Friday’s rally in oil took prices back above the 200-day EMA, as well as $75.50 resistance, though it seems that particular price has lost its significance as a technical level. Importantly, crude oil has been in an uptrend since putting in its lows in May, as the pattern of higher highs and higher lows remains unbroken. Barring another leg down in global equity markets, crude oil may continue toward recent highs near $78.50. On the downside, support is at $71.50 ().



Spurred by a bearish inventory report on Thursday, North American natural gas prices continued to sink, losing 5.8% this week. Bullishness over much warmer-than-normal temperatures has receded, while concerns about the structural imbalance between supply and demand are reemerging ().

The EIA reported that storage facilities injected 78bcf of natural gas in the week ending July 2. This was above most analyst estimates which were in the low to mid 70’s. Though the injection was less than the 5-year average of 90bcf, it was larger than last year’s 75bcf injection, which caused the YOY storage deficit to slightly decrease from 37 to 34. It was the first time storage increased less than the comparable period a year ago since April.



We maintain that over the next few months, natural gas inventories will reestablish a year-over-year surplus and that consequently, storage will reach record levels by November and prices will fall below the $3.81 March low. Our analysis suggests that natural gas balances are 2.5bcf/d looser than the 5-year average, weather-adjusted, and that this imbalance is set to deteriorate even further as production continues to increase at a pace much faster than demand.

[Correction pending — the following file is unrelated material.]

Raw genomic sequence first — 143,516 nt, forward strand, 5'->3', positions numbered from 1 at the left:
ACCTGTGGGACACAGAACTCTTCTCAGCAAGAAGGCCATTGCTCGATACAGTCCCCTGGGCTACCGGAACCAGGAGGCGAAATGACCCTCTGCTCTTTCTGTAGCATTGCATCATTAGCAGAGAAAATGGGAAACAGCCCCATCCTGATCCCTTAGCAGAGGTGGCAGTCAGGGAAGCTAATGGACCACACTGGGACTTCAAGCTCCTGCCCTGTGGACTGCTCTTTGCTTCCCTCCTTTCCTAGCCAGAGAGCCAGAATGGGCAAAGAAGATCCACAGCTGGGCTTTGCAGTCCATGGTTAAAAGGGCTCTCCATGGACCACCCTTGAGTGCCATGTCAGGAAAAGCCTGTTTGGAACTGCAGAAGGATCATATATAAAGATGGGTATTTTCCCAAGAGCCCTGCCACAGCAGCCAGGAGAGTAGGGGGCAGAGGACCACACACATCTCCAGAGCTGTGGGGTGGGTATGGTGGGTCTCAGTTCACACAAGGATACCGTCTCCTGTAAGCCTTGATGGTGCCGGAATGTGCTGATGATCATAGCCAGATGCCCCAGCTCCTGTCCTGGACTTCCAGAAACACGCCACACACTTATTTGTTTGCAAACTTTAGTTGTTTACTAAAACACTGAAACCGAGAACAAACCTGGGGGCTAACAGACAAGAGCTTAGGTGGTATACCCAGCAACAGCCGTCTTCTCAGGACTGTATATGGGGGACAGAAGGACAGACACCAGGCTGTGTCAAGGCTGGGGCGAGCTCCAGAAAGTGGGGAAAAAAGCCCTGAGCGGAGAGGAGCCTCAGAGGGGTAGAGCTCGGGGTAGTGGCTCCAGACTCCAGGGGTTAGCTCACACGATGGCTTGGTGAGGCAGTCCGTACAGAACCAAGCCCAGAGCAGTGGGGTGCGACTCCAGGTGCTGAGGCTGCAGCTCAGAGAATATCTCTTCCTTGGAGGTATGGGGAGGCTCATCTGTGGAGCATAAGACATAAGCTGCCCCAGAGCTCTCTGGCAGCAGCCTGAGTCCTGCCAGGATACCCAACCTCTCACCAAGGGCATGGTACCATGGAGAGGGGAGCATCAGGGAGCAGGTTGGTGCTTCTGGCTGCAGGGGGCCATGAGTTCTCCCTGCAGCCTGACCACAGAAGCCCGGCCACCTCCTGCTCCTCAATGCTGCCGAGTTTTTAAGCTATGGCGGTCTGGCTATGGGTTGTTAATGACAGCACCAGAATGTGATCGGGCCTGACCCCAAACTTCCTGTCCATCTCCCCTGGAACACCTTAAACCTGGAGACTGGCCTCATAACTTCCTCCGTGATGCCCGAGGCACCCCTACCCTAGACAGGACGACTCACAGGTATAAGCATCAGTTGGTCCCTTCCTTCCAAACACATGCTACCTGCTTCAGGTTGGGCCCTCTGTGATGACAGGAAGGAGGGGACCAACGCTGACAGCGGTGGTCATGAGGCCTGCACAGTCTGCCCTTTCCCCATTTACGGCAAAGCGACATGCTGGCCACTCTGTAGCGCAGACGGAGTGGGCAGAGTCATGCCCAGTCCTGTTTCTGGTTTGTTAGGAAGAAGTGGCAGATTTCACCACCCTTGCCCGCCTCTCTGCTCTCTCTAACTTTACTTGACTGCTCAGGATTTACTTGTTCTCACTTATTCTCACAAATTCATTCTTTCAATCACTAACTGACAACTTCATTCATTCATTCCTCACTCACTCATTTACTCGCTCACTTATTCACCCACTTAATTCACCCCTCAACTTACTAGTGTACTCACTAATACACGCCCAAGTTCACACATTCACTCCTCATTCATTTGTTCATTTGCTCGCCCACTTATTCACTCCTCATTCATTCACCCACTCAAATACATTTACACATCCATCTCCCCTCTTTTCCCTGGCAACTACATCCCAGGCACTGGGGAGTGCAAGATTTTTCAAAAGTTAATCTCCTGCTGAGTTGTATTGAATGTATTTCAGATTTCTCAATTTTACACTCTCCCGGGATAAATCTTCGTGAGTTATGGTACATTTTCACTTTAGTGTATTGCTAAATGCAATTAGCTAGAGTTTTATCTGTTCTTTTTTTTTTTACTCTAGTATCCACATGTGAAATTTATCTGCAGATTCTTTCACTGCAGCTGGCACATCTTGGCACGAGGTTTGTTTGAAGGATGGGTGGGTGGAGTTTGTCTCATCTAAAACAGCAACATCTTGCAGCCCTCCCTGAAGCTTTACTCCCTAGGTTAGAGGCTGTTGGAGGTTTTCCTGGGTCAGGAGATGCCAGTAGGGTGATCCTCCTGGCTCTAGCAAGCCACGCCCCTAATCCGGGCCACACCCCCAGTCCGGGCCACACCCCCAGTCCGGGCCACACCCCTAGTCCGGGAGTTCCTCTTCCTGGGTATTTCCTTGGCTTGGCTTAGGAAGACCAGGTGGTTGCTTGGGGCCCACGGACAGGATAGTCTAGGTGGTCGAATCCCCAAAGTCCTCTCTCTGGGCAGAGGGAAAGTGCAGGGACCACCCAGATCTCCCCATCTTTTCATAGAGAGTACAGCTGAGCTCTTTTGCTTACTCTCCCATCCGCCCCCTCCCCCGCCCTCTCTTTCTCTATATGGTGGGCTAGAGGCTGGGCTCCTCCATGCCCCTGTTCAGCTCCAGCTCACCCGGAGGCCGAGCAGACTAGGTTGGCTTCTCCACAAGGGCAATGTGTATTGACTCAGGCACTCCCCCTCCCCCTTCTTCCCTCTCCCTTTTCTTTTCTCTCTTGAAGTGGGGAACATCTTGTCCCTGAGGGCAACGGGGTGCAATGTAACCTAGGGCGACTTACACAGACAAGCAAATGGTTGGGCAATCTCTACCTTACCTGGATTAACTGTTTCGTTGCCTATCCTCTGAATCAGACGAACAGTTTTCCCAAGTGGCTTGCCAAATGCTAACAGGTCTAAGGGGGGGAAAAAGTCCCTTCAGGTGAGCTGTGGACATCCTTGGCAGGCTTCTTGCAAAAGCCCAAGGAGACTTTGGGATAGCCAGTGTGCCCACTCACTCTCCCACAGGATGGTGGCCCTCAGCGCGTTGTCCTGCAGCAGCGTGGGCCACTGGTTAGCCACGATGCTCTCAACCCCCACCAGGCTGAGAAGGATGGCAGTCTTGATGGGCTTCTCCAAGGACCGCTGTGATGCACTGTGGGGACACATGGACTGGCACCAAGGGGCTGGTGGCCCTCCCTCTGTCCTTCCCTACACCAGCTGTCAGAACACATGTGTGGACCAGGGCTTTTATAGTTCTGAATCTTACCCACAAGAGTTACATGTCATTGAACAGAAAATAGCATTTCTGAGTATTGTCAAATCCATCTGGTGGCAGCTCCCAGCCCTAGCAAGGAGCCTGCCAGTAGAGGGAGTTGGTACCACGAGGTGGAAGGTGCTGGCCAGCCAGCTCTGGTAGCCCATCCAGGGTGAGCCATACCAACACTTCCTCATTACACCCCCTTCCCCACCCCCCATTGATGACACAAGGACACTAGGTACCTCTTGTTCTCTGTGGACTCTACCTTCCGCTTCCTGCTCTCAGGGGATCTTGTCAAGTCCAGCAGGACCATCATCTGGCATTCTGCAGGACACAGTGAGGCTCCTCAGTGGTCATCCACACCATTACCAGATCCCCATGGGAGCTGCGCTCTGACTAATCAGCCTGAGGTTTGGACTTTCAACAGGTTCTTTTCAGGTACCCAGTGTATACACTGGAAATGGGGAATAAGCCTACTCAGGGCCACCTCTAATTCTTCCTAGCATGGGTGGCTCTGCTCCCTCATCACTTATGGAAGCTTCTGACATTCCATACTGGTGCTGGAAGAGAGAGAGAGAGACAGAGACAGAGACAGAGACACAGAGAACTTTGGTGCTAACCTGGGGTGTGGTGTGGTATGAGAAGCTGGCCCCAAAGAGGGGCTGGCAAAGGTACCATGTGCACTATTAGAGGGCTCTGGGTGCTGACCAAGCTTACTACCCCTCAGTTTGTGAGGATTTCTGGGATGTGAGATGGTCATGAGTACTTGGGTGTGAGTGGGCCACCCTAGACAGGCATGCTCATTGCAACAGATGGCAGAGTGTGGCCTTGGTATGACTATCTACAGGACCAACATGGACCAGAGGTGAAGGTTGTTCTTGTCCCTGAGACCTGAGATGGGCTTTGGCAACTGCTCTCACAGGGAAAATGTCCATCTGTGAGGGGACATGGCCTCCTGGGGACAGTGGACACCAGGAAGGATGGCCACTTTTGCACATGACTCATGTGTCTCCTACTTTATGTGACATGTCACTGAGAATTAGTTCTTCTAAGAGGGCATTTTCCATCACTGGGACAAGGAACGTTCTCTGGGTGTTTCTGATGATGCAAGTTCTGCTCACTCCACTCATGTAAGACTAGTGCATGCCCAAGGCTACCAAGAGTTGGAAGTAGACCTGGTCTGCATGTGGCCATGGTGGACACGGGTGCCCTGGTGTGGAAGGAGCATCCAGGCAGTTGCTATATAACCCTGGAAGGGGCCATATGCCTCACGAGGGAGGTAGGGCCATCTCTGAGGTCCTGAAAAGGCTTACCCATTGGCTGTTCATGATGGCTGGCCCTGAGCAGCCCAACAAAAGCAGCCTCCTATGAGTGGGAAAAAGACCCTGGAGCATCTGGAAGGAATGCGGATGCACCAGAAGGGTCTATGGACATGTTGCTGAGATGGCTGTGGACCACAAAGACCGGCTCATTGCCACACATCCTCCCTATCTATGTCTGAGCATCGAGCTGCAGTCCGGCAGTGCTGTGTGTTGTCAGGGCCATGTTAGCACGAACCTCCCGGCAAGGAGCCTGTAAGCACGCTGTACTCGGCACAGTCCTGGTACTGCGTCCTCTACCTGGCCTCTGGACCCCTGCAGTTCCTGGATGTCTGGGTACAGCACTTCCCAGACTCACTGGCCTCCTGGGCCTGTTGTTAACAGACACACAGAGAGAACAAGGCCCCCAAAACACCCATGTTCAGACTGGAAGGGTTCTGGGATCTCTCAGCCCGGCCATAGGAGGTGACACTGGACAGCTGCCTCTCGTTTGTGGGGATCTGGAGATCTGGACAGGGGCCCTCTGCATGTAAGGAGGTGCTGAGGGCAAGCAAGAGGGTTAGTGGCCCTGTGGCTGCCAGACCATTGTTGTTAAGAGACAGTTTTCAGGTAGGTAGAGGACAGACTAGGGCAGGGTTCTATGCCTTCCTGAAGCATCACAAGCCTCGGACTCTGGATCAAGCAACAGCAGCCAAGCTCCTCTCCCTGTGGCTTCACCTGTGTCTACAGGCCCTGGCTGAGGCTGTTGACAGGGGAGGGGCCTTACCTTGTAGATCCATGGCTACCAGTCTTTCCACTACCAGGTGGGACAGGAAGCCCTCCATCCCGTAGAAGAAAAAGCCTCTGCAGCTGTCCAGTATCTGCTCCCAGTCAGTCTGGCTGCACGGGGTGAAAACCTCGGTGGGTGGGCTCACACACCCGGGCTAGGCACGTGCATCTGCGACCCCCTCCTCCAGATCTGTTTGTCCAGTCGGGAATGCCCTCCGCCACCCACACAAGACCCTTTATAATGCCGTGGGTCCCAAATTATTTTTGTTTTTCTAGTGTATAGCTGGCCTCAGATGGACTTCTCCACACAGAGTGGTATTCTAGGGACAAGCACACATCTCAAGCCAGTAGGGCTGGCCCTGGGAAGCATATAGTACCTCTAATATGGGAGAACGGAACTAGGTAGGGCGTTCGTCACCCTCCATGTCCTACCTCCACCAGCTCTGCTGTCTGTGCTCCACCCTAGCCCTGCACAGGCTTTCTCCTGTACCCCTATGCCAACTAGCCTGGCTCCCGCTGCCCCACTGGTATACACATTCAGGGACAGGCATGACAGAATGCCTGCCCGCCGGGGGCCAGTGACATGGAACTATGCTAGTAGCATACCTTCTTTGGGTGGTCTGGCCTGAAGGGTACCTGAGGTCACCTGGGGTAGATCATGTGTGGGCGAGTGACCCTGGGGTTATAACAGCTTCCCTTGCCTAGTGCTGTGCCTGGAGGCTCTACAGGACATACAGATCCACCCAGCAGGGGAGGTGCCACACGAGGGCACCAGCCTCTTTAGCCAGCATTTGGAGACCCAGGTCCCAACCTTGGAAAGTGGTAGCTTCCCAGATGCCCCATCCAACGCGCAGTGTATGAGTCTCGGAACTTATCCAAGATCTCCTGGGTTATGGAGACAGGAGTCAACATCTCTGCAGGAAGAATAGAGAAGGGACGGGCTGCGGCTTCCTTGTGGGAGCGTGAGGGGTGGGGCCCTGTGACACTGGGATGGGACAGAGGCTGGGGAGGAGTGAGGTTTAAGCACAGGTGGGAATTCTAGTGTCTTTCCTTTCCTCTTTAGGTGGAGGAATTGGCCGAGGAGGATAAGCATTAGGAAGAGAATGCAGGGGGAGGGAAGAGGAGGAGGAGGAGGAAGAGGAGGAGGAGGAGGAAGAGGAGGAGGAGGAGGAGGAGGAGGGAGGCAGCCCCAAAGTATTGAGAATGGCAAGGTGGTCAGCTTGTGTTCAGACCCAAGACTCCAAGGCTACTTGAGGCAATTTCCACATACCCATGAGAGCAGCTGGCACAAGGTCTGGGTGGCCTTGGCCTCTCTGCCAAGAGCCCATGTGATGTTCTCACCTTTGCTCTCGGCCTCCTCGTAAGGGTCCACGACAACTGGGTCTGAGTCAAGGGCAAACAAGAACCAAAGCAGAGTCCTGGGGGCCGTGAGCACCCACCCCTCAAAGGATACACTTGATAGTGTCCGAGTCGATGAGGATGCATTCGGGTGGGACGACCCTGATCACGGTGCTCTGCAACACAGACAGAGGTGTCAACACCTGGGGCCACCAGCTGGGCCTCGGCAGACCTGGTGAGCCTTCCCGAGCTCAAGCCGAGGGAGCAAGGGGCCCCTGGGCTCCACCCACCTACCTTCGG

Weather forecasts generally indicate above-normal temperatures across the nation, except in parts of the South. The densely-populated Northeast has been especially hot, which will undoubtedly lead to high levels of natural gas demand for electricity generation. Regardless, the weather will moderate by the end of August at the latest, which will allow storage levels to increase swiftly. Indeed, our base case forecast is for a record net injection in September.



European natural gas continues to rally on the back of rebounding demand and reduced LNG supply. The industry has been caught off guard by developments in the LNG market. Production, which has soared 32% since 2008, has largely been absorbed. In turn, prices have steadily risen since bottoming out near 18.38p/t ($2.99/mmbtu) last year, in the midst of the economic turmoil. While some may point toward outages in Nigeria or heavy maintenance in Qatar as reasons for the latest rise, the more important factor is demand. At 30bcf/d, the LNG market is quite small (compared to the 60bcf/d+ U.S. market). Thus, demand growth from established markets in Europe and Asia, as well as from emerging markets such as China, India, and parts of South America, can readily absorb any supply additions. Over the past week, U.S. LNG imports have taken another leg lower to around 0.5bcf/d from close to 1bcf/d, as spot cargoes move to higher-priced markets in Europe and Asia (click on chart to enlarge).